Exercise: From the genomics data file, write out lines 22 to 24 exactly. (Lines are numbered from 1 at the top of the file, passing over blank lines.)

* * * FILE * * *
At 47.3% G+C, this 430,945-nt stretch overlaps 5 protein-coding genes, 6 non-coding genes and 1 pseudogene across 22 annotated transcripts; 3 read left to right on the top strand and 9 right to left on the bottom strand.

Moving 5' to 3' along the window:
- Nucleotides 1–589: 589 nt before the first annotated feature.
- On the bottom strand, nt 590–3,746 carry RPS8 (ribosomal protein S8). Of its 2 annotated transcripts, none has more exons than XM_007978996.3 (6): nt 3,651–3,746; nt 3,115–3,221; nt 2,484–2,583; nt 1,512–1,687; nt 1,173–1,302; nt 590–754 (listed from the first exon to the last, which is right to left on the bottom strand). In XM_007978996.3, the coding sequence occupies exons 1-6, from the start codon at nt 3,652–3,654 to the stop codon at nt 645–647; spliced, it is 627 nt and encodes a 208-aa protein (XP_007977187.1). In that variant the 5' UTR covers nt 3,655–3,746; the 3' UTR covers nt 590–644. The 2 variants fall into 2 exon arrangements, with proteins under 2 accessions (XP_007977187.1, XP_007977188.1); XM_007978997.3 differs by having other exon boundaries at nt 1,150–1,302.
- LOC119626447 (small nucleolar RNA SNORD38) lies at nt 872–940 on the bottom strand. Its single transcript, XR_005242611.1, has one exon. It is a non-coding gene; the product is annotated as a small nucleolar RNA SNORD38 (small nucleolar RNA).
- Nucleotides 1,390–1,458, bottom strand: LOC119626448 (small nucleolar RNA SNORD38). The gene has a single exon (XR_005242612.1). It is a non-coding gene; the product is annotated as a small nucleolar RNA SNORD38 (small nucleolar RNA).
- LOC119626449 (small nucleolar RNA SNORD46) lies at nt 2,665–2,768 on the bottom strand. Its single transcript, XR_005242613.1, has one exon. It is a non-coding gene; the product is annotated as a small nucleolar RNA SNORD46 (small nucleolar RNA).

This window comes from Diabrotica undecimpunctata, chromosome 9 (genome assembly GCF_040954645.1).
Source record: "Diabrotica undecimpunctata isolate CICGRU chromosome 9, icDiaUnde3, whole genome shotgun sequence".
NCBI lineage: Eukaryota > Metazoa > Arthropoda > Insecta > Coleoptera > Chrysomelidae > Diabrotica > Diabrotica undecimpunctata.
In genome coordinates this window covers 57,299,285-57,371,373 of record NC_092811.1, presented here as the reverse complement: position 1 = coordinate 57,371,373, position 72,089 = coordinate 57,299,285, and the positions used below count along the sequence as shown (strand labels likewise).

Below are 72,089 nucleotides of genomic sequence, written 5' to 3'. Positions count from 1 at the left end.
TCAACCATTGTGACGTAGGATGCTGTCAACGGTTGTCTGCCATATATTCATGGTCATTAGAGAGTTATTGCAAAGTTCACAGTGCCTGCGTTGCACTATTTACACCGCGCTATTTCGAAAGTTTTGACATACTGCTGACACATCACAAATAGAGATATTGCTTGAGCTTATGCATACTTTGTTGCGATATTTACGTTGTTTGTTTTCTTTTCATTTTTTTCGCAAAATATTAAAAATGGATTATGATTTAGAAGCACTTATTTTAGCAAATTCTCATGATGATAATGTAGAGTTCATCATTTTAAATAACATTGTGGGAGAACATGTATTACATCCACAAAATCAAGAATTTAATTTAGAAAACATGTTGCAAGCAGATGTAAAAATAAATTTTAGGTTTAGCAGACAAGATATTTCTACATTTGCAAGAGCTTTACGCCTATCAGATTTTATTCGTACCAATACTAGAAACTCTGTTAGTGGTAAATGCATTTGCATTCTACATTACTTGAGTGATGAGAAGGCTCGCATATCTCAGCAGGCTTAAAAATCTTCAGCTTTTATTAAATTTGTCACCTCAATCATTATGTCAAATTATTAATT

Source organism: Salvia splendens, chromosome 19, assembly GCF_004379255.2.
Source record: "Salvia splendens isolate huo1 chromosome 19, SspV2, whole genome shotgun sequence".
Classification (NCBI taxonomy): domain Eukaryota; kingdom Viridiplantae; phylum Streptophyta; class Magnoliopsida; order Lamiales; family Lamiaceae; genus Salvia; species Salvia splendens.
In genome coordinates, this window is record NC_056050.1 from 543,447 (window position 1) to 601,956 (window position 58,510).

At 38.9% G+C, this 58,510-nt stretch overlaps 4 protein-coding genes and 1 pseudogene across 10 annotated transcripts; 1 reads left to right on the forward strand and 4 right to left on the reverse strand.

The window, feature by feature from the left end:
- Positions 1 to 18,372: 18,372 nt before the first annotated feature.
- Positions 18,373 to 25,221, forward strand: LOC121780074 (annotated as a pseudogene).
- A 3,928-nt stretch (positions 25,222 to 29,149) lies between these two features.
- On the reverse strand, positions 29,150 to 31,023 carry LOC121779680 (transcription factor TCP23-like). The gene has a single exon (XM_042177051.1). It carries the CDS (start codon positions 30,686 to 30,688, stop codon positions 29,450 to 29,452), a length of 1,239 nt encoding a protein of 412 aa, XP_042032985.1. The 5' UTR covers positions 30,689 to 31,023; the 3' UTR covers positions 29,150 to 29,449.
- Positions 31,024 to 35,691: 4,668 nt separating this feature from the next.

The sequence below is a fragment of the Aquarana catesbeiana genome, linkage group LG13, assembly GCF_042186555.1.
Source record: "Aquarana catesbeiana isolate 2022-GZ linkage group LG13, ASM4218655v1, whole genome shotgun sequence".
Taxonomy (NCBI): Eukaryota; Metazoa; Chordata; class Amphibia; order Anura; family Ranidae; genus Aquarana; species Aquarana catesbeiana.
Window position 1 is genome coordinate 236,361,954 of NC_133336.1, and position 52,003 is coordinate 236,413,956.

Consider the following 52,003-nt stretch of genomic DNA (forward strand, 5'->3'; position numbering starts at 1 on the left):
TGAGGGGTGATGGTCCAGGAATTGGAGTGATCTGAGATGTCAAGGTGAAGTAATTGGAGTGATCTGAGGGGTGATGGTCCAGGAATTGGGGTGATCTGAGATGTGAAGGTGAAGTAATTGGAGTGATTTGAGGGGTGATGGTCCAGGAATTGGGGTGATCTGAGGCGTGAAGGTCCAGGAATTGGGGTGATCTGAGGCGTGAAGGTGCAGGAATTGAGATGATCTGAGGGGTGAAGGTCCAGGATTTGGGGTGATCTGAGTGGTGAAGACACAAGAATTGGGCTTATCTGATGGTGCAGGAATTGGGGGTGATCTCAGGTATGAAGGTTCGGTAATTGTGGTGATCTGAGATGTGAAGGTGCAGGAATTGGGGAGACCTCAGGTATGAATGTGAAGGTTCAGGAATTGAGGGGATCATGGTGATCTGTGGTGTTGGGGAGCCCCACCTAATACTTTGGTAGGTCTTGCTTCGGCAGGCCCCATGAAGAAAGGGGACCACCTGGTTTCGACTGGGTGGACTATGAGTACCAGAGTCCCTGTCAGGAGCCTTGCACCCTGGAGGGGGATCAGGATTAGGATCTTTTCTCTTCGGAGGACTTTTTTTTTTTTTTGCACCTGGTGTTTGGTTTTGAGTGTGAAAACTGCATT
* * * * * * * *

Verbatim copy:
- A 3,928-nt stretch (positions 25,222 to 29,149) lies between these two features.
- On the reverse strand, positions 29,150 to 31,023 carry LOC121779680 (transcription factor TCP23-like). The gene has a single exon (XM_042177051.1). It carries the CDS (start codon positions 30,686 to 30,688, stop codon positions 29,450 to 29,452), a length of 1,239 nt encoding a protein of 412 aa, XP_042032985.1. The 5' UTR covers positions 30,689 to 31,023; the 3' UTR covers positions 29,150 to 29,449.
- Positions 31,024 to 35,691: 4,668 nt separating this feature from the next.